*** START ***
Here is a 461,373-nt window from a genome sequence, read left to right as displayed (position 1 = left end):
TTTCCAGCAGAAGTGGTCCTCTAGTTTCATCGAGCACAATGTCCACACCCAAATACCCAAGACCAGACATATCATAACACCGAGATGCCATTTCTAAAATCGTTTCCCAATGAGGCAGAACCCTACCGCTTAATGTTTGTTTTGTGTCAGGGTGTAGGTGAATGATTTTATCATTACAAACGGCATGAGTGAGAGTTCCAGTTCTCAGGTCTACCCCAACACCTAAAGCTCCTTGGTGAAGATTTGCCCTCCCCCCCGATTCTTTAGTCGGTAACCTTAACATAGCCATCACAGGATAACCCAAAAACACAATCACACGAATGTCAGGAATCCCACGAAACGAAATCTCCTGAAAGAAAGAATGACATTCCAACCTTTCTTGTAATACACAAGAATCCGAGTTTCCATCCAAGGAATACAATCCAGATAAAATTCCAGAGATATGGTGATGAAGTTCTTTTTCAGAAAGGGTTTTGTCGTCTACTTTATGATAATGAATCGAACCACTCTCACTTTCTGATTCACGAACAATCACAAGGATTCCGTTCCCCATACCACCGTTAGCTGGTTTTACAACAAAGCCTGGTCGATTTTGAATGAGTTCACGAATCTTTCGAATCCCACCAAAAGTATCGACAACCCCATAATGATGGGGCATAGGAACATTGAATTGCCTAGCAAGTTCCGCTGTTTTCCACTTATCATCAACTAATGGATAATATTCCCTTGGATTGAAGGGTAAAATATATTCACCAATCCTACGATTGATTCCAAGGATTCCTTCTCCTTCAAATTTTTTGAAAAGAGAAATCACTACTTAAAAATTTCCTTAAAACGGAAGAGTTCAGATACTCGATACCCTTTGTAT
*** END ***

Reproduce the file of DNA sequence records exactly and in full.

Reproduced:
Here is a 461,373-nt window from a genome sequence, read left to right as displayed (position 1 = left end):
TTTCCAGCAGAAGTGGTCCTCTAGTTTCATCGAGCACAATGTCCACACCCAAATACCCAAGACCAGACATATCATAACACCGAGATGCCATTTCTAAAATCGTTTCCCAATGAGGCAGAACCCTACCGCTTAATGTTTGTTTTGTGTCAGGGTGTAGGTGAATGATTTTATCATTACAAACGGCATGAGTGAGAGTTCCAGTTCTCAGGTCTACCCCAACACCTAAAGCTCCTTGGTGAAGATTTGCCCTCCCCCCCGATTCTTTAGTCGGTAACCTTAACATAGCCATCACAGGATAACCCAAAAACACAATCACACGAATGTCAGGAATCCCACGAAACGAAATCTCCTGAAAGAAAGAATGACATTCCAACCTTTCTTGTAATACACAAGAATCCGAGTTTCCATCCAAGGAATACAATCCAGATAAAATTCCAGAGATATGGTGATGAAGTTCTTTTTCAGAAAGGGTTTTGTCGTCTACTTTATGATAATGAATCGAACCACTCTCACTTTCTGATTCACGAACAATCACAAGGATTCCGTTCCCCATACCACCGTTAGCTGGTTTTACAACAAAGCCTGGTCGATTTTGAATGAGTTCACGAATCTTTCGAATCCCACCAAAAGTATCGACAACCCCATAATGATGGGGCATAGGAACATTGAATTGCCTAGCAAGTTCCGCTGTTTTCCACTTATCATCAACTAATGGATAATATTCCCTTGGATTGAAGGGTAAAATATATTCACCAATCCTACGATTGATTCCAAGGATTCCTTCTCCTTCAAATTTTTTGAAAAGAGAAATCACTACTTAAAAATTTCCTTAAAACGGAAGAGTTCAGATACTCGATACCCTTTGTAT